"Parkinson's presents differently for everyone so we provide all our users with a free trial to try out the product for themselves."

Beats Medical has been proven to work best in stages 1-3 of the disease. "Unfortunately we can't help those in the later stages of the disease at this time, but we endeavour to keep innovating," Ciara says.

One person who feels he's benefited greatly from using the app is John MacPhee, a 50-year-old from Perthshire in Scotland. Now retired from a job in the tourism industry, he was diagnosed with early onset Parkinson's Disease three-and-a-half years ago.

"At the time, I felt somewhere between devastated and confused. I had been having tests and suspected the diagnosis but when the doctor actually says the words 'It's Parkinson's', there was a mind numbing reality that only let in fear and the feeling of not knowing what to do next.

"Eventually, the feeling of fear gave way to determination to do something positive."

John says he was determined not to retreat in to a shell, so when he heard about Beats he was intrigued.

"The company got in touch with me via Twitter; they had seen my tweets about a charity event I had in the works. I was planning a walk from Lands End to John O' Groats, and was going to do it in a straight line."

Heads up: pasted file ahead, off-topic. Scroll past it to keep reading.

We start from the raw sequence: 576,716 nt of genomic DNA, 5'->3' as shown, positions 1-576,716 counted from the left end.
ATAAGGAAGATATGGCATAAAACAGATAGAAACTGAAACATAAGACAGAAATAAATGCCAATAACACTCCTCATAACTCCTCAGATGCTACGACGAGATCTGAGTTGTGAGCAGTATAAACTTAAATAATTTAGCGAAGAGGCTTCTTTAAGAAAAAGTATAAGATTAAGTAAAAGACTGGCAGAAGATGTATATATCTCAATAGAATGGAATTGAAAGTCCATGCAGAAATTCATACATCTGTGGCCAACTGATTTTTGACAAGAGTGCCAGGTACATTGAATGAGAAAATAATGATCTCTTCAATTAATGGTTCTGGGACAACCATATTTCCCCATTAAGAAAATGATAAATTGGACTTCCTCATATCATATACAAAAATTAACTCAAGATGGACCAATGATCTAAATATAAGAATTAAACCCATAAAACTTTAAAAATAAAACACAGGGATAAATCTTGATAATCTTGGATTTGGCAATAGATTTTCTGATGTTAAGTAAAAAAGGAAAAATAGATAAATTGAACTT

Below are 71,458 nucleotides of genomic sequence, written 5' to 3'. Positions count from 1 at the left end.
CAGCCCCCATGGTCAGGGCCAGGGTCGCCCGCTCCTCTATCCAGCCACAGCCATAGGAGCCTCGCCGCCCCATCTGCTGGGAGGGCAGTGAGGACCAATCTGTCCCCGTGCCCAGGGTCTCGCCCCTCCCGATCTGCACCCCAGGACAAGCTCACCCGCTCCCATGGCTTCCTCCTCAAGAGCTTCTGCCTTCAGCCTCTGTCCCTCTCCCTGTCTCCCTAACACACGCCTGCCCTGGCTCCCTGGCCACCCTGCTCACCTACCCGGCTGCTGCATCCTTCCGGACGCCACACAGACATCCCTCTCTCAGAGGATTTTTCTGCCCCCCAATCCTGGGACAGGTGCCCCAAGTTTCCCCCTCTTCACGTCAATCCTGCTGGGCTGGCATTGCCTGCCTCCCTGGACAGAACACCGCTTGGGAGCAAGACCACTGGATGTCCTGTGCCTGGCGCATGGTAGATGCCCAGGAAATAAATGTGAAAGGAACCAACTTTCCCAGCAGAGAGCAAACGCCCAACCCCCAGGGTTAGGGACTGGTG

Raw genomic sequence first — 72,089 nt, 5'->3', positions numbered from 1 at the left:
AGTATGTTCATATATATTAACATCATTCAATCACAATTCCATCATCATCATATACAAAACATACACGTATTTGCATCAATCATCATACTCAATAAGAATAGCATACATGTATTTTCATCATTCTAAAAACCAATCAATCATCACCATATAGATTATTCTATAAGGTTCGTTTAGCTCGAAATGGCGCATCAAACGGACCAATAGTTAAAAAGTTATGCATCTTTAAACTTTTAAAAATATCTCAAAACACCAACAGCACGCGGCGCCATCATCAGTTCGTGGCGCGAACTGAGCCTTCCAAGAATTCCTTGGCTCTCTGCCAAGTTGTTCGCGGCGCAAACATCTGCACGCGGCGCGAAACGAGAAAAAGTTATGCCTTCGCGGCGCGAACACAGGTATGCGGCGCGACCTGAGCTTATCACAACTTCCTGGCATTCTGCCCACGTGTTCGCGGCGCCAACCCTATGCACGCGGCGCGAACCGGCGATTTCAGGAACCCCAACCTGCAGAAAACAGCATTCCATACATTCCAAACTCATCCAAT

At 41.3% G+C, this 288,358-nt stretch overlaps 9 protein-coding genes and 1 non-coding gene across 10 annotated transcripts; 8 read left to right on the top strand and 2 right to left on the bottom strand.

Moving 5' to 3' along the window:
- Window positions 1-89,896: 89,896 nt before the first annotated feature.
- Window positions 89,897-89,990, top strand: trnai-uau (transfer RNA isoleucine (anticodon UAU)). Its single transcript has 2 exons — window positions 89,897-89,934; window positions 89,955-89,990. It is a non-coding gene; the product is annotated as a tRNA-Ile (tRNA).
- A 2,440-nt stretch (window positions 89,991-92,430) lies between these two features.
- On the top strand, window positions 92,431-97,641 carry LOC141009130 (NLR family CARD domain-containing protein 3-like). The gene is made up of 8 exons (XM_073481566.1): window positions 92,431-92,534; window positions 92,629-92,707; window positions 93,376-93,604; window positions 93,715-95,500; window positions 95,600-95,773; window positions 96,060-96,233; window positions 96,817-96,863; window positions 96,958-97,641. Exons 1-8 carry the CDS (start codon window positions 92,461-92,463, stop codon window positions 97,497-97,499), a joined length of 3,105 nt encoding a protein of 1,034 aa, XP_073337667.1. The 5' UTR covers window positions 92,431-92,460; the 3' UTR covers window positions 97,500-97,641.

John was curious, and wanted to find out more. "I didn't know quite how it would work but really wanted to try it out, whatever it did! Beats and myself quickly built up a rapport and they were brilliant in supporting the 'Long Straight Walk' and ended up sponsoring my support vehicle."

John completed his walk over a month-long period last winter, and credits Beats for helping him achieve his goal.

"Using the app has made a great difference to my walking, it smoothes out my gait enormously. At one point, my iPhone was playing up and I couldn't use the app. Not being able to access it highlighted what a difference regular use of the app made to my mobility."

It's been important to John to continue walking, even after he completed his big endeavour.